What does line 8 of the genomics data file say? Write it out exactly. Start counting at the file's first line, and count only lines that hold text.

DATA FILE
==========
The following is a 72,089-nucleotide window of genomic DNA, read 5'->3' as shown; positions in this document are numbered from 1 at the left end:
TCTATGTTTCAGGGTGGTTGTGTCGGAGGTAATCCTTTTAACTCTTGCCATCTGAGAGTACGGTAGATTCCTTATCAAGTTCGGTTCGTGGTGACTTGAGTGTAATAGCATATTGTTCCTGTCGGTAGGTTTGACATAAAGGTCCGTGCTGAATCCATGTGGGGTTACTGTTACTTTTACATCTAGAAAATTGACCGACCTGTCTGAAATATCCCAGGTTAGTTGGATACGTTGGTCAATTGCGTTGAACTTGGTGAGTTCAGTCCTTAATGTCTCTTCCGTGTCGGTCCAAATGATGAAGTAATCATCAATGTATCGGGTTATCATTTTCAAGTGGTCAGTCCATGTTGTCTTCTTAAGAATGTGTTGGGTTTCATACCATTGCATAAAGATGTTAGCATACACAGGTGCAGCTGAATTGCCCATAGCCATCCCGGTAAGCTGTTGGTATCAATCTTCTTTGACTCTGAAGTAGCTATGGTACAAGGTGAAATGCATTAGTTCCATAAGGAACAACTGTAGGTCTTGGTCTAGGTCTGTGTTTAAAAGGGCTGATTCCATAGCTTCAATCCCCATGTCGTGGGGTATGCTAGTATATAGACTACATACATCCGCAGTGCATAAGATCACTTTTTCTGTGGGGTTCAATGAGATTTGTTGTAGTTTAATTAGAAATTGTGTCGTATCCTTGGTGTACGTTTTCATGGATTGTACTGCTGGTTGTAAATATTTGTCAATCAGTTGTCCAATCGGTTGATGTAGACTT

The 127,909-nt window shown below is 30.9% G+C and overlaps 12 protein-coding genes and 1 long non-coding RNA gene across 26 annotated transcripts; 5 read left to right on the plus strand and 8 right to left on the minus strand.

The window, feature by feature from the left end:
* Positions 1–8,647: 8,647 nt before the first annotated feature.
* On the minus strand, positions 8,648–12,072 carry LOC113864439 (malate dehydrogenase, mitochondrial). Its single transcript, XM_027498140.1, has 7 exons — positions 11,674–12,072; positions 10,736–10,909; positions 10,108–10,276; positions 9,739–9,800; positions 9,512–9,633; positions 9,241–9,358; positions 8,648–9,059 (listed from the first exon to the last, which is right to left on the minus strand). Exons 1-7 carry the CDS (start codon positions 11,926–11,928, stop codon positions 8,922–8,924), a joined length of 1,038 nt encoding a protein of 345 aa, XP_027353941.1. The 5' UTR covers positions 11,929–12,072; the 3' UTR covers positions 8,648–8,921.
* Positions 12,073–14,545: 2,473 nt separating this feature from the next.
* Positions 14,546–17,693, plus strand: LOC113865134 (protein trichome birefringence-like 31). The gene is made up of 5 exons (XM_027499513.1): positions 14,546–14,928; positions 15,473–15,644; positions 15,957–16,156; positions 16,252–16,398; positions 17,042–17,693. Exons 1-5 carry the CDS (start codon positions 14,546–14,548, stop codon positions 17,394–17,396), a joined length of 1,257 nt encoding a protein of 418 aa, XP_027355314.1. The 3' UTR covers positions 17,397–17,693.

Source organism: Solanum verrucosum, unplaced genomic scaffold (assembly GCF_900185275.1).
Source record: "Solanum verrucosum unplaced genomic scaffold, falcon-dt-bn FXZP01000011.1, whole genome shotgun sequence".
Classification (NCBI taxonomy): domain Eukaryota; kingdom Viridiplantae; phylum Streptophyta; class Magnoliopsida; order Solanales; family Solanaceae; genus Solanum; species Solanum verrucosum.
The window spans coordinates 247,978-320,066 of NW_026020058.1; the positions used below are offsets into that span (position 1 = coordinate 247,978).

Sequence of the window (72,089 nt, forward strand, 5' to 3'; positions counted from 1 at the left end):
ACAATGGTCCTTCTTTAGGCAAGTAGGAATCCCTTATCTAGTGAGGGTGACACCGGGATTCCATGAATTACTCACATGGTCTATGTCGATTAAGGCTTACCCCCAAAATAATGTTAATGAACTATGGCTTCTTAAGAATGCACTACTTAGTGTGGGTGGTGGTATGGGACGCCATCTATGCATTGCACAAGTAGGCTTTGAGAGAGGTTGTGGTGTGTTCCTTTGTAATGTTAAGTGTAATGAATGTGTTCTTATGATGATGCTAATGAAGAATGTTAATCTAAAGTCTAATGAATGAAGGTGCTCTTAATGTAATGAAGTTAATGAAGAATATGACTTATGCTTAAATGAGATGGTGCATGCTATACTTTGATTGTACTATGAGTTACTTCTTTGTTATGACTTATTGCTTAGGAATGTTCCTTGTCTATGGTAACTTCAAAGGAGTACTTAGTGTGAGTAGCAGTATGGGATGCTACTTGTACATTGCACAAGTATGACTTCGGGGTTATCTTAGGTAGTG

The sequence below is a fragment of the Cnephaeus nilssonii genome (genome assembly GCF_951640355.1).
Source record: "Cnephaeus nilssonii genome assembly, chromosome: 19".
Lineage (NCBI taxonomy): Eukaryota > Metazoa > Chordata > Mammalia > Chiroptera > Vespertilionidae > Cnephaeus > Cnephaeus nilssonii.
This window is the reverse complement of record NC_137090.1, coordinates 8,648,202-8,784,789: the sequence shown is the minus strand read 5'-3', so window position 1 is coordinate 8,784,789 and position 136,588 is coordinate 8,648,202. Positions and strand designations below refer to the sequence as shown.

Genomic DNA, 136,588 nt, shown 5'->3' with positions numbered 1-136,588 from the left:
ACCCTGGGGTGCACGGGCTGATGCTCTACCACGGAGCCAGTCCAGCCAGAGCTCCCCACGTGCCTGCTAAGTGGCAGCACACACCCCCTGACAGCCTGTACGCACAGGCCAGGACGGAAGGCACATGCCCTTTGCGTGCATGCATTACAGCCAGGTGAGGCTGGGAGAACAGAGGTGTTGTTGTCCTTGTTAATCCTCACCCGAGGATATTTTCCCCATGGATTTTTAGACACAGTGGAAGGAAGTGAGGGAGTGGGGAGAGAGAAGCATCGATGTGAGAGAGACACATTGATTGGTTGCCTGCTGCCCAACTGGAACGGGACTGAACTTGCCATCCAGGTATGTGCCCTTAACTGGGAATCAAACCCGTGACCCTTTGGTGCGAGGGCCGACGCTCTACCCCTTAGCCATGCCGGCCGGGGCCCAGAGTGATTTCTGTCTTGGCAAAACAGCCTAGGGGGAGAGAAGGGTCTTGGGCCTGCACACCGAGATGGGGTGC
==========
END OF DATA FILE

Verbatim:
* Positions 14,546–17,693, plus strand: LOC113865134 (protein trichome birefringence-like 31). The gene is made up of 5 exons (XM_027499513.1): positions 14,546–14,928; positions 15,473–15,644; positions 15,957–16,156; positions 16,252–16,398; positions 17,042–17,693. Exons 1-5 carry the CDS (start codon positions 14,546–14,548, stop codon positions 17,394–17,396), a joined length of 1,257 nt encoding a protein of 418 aa, XP_027355314.1. The 3' UTR covers positions 17,397–17,693.